Endostatin/Collagen XVIII Is Increased in Cerebrospinal Fluid after Severe Traumatic Brain Injury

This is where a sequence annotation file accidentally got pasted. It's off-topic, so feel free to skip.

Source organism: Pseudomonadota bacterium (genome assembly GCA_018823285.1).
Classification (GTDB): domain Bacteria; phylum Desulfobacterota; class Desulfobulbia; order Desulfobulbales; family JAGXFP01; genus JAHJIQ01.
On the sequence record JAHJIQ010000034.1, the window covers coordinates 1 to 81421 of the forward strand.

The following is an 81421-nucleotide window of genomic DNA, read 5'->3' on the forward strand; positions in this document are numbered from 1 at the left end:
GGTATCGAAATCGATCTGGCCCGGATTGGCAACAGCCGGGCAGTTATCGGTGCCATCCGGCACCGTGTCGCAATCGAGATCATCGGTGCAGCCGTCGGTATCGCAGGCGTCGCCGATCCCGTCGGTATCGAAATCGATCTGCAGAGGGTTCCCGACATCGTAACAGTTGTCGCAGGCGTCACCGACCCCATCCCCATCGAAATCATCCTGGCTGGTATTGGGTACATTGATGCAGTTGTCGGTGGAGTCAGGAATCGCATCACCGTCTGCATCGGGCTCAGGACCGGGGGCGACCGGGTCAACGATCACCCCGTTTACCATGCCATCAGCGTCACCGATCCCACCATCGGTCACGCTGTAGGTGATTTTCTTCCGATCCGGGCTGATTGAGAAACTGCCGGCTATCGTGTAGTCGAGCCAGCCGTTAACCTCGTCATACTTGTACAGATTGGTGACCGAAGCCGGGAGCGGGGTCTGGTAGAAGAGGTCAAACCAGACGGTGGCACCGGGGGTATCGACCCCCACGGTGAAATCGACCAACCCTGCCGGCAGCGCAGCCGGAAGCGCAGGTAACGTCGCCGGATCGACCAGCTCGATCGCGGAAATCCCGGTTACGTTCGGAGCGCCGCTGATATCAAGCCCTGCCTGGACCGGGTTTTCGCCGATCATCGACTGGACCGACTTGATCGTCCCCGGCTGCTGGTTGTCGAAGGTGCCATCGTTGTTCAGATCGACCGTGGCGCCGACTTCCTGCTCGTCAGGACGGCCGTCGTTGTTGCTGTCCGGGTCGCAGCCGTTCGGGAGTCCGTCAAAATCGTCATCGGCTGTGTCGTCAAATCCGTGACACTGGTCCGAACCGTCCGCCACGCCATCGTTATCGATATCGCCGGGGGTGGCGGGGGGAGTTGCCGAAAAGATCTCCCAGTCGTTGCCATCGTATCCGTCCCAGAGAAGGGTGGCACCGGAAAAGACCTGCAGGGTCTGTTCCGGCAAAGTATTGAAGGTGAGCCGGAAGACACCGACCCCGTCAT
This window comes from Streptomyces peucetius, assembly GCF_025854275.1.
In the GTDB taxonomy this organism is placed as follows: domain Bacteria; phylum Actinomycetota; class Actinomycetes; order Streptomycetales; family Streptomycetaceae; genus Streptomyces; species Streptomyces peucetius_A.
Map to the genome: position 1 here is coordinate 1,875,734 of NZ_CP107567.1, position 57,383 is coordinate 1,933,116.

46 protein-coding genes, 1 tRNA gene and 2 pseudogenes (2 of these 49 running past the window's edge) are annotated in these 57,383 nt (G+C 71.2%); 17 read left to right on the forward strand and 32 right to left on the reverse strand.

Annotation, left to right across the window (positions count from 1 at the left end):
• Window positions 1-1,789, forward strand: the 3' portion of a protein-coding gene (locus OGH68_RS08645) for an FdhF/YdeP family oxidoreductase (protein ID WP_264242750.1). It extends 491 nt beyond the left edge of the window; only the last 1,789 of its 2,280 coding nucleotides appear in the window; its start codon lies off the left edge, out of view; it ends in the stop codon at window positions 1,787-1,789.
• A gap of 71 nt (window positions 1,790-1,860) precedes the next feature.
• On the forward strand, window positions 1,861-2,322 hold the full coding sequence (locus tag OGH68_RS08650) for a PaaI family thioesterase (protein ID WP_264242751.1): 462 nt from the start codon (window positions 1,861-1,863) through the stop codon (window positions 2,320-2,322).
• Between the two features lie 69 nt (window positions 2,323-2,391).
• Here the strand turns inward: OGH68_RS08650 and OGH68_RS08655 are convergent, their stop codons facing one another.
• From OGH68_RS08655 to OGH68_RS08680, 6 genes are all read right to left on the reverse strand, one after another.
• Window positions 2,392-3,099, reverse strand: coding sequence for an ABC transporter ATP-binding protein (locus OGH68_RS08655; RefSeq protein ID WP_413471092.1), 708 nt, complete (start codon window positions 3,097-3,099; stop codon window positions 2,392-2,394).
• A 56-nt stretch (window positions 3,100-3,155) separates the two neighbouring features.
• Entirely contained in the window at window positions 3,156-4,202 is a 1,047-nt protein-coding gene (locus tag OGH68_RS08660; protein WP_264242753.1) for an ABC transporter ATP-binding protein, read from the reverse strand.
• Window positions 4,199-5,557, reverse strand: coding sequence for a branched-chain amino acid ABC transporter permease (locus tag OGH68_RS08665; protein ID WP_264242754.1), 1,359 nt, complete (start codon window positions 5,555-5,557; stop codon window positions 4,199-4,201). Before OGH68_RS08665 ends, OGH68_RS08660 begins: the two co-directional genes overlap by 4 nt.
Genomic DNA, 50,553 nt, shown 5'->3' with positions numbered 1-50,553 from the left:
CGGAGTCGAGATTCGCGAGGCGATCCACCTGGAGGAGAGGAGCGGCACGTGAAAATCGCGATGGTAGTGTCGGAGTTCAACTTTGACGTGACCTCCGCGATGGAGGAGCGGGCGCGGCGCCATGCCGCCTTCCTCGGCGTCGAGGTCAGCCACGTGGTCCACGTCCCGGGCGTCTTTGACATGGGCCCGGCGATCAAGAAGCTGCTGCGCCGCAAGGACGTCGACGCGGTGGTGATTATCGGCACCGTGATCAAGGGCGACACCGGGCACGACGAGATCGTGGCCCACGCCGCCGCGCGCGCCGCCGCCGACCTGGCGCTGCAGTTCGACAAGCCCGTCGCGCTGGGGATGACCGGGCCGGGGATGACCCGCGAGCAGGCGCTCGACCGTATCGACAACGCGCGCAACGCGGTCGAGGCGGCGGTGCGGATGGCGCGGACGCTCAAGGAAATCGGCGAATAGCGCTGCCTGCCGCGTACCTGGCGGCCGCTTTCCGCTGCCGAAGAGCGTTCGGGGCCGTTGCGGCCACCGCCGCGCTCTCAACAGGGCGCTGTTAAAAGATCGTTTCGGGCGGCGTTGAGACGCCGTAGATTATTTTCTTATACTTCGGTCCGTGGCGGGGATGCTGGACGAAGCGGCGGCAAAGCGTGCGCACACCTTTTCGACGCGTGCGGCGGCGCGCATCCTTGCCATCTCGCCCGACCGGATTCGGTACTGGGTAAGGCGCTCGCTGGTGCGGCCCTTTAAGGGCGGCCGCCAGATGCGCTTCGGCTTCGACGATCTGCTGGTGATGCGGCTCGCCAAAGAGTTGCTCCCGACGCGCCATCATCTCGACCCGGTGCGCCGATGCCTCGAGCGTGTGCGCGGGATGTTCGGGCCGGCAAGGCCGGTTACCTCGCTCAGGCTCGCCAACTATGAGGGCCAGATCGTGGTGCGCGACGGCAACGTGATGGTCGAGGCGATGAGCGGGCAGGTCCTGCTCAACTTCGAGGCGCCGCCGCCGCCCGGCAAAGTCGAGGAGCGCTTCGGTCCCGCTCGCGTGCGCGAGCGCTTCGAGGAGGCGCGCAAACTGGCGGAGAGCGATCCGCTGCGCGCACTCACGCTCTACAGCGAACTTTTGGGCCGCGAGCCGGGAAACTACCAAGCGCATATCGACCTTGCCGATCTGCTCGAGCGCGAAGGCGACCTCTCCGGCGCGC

Angiogenesis following traumatic brain injury (TBI) may be of importance not only for post-traumatic reparative processes but also for the development of secondary injuries. Vascular endothelial growth factor (VEGF) is a major regulator of endothelial cell proliferation, angiogenesis, and vascular permeability, though its possible involvement in secondary injuries after TBI is largely unknown. This study was undertaken to analyze the expression of VEGF and the VEGF receptors in experimental brain contusion in rat. Twenty-three adult female Sprague-Dawley rats were subjected to a focal cerebral contusion injury by use of a weight-drop model. Four additional rats underwent craniotomy only. The animals were sacrificed 6 h, or 1, 2, 4, 6, 8, or 16 days post-injury. Expression of VEGF and the VEGF receptors VEGFR1 (Flt-1) and VEGFR2 (Flk-1) were studied by in situ hybridization and immunohistochemistry. VEGF messenger (m)RNA and protein expression were detected in astrocytes, neutrophils, and macrophages in or adjacent to the injury from 1 day after injury, with a peak expression after 4-6 days. Flt-1 and Flk-1 mRNA and protein were detected in vessels adjacent to the lesion from 1 day after injury throughout day 6 after injury. It was also noted that Flt-1/Flk-1 and VEGF-positive vessels often were negative for SMI-71, a marker for vessels in areas with blood-brain barrier (BBB). In conclusion, we have demonstrated that TBI leads to an upregulation of VEGF, Flt-1, and Flk-1 mRNA and protein in and around the lesion. The data provide a foundation for future pharmacological intervention studies focusing on posttraumatic angiogenesis and possible injury repair effects of the VEGF system in TBI.